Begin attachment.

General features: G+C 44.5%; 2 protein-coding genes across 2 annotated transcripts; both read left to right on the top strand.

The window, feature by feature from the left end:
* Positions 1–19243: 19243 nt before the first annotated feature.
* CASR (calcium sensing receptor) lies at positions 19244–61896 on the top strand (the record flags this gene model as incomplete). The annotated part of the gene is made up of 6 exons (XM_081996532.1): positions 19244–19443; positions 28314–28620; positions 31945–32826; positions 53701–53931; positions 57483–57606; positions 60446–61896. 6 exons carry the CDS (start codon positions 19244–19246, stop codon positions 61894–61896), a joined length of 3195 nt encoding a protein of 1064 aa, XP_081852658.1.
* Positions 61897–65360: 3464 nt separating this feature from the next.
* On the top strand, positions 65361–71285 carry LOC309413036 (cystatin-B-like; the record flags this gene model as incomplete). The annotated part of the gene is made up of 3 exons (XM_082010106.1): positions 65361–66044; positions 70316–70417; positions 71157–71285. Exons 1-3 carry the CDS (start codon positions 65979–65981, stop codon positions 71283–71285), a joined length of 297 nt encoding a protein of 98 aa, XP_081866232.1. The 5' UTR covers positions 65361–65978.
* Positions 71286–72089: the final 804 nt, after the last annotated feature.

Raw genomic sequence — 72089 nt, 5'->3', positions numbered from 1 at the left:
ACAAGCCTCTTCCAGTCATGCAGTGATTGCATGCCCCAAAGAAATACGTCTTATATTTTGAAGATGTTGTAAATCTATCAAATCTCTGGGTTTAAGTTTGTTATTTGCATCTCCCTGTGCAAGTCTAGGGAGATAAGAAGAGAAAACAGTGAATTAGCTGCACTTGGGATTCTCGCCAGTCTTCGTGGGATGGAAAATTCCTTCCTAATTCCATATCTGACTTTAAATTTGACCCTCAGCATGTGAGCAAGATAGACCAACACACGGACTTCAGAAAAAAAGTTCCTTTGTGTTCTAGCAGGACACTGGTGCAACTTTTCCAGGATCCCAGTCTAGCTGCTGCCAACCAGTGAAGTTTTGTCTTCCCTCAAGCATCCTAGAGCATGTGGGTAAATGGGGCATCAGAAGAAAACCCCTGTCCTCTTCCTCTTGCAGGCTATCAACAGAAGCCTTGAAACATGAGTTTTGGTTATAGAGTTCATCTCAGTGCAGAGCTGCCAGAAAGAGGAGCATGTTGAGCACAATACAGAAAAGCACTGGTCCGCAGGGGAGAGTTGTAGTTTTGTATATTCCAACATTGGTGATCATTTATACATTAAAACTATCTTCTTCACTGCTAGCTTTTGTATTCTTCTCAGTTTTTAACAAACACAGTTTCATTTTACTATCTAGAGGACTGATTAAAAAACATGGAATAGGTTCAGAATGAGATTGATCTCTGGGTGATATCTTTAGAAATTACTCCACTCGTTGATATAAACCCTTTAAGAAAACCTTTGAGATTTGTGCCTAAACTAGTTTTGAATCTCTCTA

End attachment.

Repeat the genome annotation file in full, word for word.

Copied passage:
General features: G+C 44.5%; 2 protein-coding genes across 2 annotated transcripts; both read left to right on the top strand.

The window, feature by feature from the left end:
* Positions 1–19243: 19243 nt before the first annotated feature.
* CASR (calcium sensing receptor) lies at positions 19244–61896 on the top strand (the record flags this gene model as incomplete). The annotated part of the gene is made up of 6 exons (XM_081996532.1): positions 19244–19443; positions 28314–28620; positions 31945–32826; positions 53701–53931; positions 57483–57606; positions 60446–61896. 6 exons carry the CDS (start codon positions 19244–19246, stop codon positions 61894–61896), a joined length of 3195 nt encoding a protein of 1064 aa, XP_081852658.1.
* Positions 61897–65360: 3464 nt separating this feature from the next.
* On the top strand, positions 65361–71285 carry LOC309413036 (cystatin-B-like; the record flags this gene model as incomplete). The annotated part of the gene is made up of 3 exons (XM_082010106.1): positions 65361–66044; positions 70316–70417; positions 71157–71285. Exons 1-3 carry the CDS (start codon positions 65979–65981, stop codon positions 71283–71285), a joined length of 297 nt encoding a protein of 98 aa, XP_081866232.1. The 5' UTR covers positions 65361–65978.
* Positions 71286–72089: the final 804 nt, after the last annotated feature.

Raw genomic sequence — 72089 nt, 5'->3', positions numbered from 1 at the left:
ACAAGCCTCTTCCAGTCATGCAGTGATTGCATGCCCCAAAGAAATACGTCTTATATTTTGAAGATGTTGTAAATCTATCAAATCTCTGGGTTTAAGTTTGTTATTTGCATCTCCCTGTGCAAGTCTAGGGAGATAAGAAGAGAAAACAGTGAATTAGCTGCACTTGGGATTCTCGCCAGTCTTCGTGGGATGGAAAATTCCTTCCTAATTCCATATCTGACTTTAAATTTGACCCTCAGCATGTGAGCAAGATAGACCAACACACGGACTTCAGAAAAAAAGTTCCTTTGTGTTCTAGCAGGACACTGGTGCAACTTTTCCAGGATCCCAGTCTAGCTGCTGCCAACCAGTGAAGTTTTGTCTTCCCTCAAGCATCCTAGAGCATGTGGGTAAATGGGGCATCAGAAGAAAACCCCTGTCCTCTTCCTCTTGCAGGCTATCAACAGAAGCCTTGAAACATGAGTTTTGGTTATAGAGTTCATCTCAGTGCAGAGCTGCCAGAAAGAGGAGCATGTTGAGCACAATACAGAAAAGCACTGGTCCGCAGGGGAGAGTTGTAGTTTTGTATATTCCAACATTGGTGATCATTTATACATTAAAACTATCTTCTTCACTGCTAGCTTTTGTATTCTTCTCAGTTTTTAACAAACACAGTTTCATTTTACTATCTAGAGGACTGATTAAAAAACATGGAATAGGTTCAGAATGAGATTGATCTCTGGGTGATATCTTTAGAAATTACTCCACTCGTTGATATAAACCCTTTAAGAAAACCTTTGAGATTTGTGCCTAAACTAGTTTTGAATCTCTCTA